Review Summary: 30% cute - 70% annoying and creepy.
I confess – I like the Chipmunks. I was a fan of the cartoon as a kid, and as I grew up, the anthropomorphic siblings did not lose their appeal for me. So as the world was pouring venom on Alvin and the Chipmunks
, the movie, I was enjoying it for what it was: one of the best, most endearing and intelligent, and less formulaic kiddie movies of late. It also had some nice tunes scattered throughout, so when I came across the soundtrack I decided to give it a go. Boy, was I in for a letdown.
Now, for those of you not familiar with the Chipmunks, imagine, if you will: three anthropomorphic, fuzzy, 9-year-old forest creatures who can sing. For their voices, picture the effect you get when you gently press “fast forward” on a tape recorder with the tape playing inside. You know that Babel of fast-paced, squeaky voices you get coming out of the speakers? That’s the Chipmunks singing, except not quite as fast, and in tune. For all effects, a younger, less hyperkinetic, but just as mischievous version of Chip’n’Dale.
From the above description, I bet a Chipmunks album is sounding disastrous. But it’s not. The effect is actually endearing, and the animated trio have been entertaining generations of small children for decades. Now, the movie and its soundtrack seek to captivate today’s youth, like the cartoon did with their older siblings and parents. But it fails…big time.
Some of you may be familiar with the method used by Chipmunks creator Ross Bagdasarian to create the voices of his cartoon trio. What he did was hire “normal” studio singers, record their voices, then use the exact process I described above: speed up the tapes, so that voices which were low, deep and singing very slowly became squeaky, high-pitched and sang in time with the music. In the movie, they did it differently. The movie versions of the songs feature the actual actors singing, and while only one of them is a rockstar – Jesse McCartney, who voices the effeminate Theodore – all three of them actually play it quite straight. The method used to “heliumize” their voices must have been different, too, but it’s also quite effective. The weak point, then, are the songs themselves.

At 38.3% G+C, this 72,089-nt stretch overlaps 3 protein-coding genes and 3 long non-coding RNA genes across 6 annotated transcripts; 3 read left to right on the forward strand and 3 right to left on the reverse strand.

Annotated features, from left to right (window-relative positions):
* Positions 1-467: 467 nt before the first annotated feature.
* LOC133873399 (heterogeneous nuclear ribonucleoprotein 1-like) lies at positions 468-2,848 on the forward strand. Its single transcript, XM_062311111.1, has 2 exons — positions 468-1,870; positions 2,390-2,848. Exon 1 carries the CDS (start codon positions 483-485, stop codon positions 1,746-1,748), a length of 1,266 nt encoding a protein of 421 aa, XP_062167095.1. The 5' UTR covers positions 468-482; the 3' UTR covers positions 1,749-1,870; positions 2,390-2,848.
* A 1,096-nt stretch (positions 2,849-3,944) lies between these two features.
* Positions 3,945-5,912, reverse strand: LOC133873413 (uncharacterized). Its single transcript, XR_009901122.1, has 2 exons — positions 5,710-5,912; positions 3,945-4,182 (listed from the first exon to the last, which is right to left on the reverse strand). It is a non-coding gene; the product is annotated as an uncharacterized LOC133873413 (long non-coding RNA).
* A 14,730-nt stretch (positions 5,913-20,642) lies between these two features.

You see, with his method, Bagdasarian managed to have at least one big hit among the kiddie crowd: the endearing and infectious Chipmunk Song
, also known as Christmas Don’t Be Late
. You know it – it’s the one about “a plane that loops the loop” and a hula-hoop and asking Christmas to “hurry fast”. For this new incarnation of AATC
, the Hollywood execs must be praying that they can achieve the same level of success. However, I can’t see it happening anytime soon.
Whether in a bid for instant success or as a “tribute” to the series, the fact is that the producers made the right choice, and stuck to the source material. The Chipmunk Song
is one of the 16 songs included in the Alvin and The Chipmunks
soundtrack. Or rather, it’s three of them. The song appears in no less than three different versions, including the movie version, the classic version, and the “New Version” (otherwise known as the “rock version”). All three are standouts: the classic version is nostalgic and fun and the movie version brings a very waltzy arrangement and a hilarious outro (with a very game Jason Lee toning down three very excitable Chipmunks). However, the real gem here is the “new version”, a bouncy slab of Simple Plan power-pop with an awesome solo to top it off.
However, The Chipmunk Song (New Version)